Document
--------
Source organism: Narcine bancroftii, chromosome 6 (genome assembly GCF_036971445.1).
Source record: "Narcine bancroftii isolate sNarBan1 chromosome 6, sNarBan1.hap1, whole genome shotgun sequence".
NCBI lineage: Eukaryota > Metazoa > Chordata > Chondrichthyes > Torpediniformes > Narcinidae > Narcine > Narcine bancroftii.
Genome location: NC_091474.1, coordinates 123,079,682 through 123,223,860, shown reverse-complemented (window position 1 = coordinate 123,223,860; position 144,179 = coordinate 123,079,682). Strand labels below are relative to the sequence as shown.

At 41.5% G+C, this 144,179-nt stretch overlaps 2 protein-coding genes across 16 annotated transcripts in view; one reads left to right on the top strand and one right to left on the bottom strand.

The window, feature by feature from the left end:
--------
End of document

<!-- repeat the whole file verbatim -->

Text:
Source organism: Narcine bancroftii, chromosome 6 (genome assembly GCF_036971445.1).
Source record: "Narcine bancroftii isolate sNarBan1 chromosome 6, sNarBan1.hap1, whole genome shotgun sequence".
NCBI lineage: Eukaryota > Metazoa > Chordata > Chondrichthyes > Torpediniformes > Narcinidae > Narcine > Narcine bancroftii.
Genome location: NC_091474.1, coordinates 123,079,682 through 123,223,860, shown reverse-complemented (window position 1 = coordinate 123,223,860; position 144,179 = coordinate 123,079,682). Strand labels below are relative to the sequence as shown.

At 41.5% G+C, this 144,179-nt stretch overlaps 2 protein-coding genes across 16 annotated transcripts in view; one reads left to right on the top strand and one right to left on the bottom strand.

The window, feature by feature from the left end: